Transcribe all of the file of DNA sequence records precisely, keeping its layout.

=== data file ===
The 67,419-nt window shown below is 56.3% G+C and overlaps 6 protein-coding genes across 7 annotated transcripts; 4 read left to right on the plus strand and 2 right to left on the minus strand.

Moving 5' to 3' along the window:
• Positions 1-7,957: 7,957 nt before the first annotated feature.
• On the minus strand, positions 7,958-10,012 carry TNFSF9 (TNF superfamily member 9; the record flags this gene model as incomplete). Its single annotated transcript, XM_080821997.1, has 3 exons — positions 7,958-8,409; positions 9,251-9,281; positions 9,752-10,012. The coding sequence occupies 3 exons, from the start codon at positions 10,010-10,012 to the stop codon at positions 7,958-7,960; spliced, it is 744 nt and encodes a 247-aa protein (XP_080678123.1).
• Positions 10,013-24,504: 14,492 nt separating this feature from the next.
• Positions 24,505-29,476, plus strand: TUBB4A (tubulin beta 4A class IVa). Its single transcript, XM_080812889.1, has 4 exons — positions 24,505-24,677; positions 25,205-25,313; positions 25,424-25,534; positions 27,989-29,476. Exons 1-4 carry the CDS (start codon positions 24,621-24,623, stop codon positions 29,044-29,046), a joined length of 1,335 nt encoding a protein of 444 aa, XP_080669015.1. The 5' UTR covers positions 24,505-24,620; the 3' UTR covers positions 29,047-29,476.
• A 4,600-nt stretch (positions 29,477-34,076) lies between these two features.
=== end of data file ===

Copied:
The 67,419-nt window shown below is 56.3% G+C and overlaps 6 protein-coding genes across 7 annotated transcripts; 4 read left to right on the plus strand and 2 right to left on the minus strand.

Moving 5' to 3' along the window:
• Positions 1-7,957: 7,957 nt before the first annotated feature.
• On the minus strand, positions 7,958-10,012 carry TNFSF9 (TNF superfamily member 9; the record flags this gene model as incomplete). Its single annotated transcript, XM_080821997.1, has 3 exons — positions 7,958-8,409; positions 9,251-9,281; positions 9,752-10,012. The coding sequence occupies 3 exons, from the start codon at positions 10,010-10,012 to the stop codon at positions 7,958-7,960; spliced, it is 744 nt and encodes a 247-aa protein (XP_080678123.1).
• Positions 10,013-24,504: 14,492 nt separating this feature from the next.
• Positions 24,505-29,476, plus strand: TUBB4A (tubulin beta 4A class IVa). Its single transcript, XM_080812889.1, has 4 exons — positions 24,505-24,677; positions 25,205-25,313; positions 25,424-25,534; positions 27,989-29,476. Exons 1-4 carry the CDS (start codon positions 24,621-24,623, stop codon positions 29,044-29,046), a joined length of 1,335 nt encoding a protein of 444 aa, XP_080669015.1. The 5' UTR covers positions 24,505-24,620; the 3' UTR covers positions 29,047-29,476.
• A 4,600-nt stretch (positions 29,477-34,076) lies between these two features.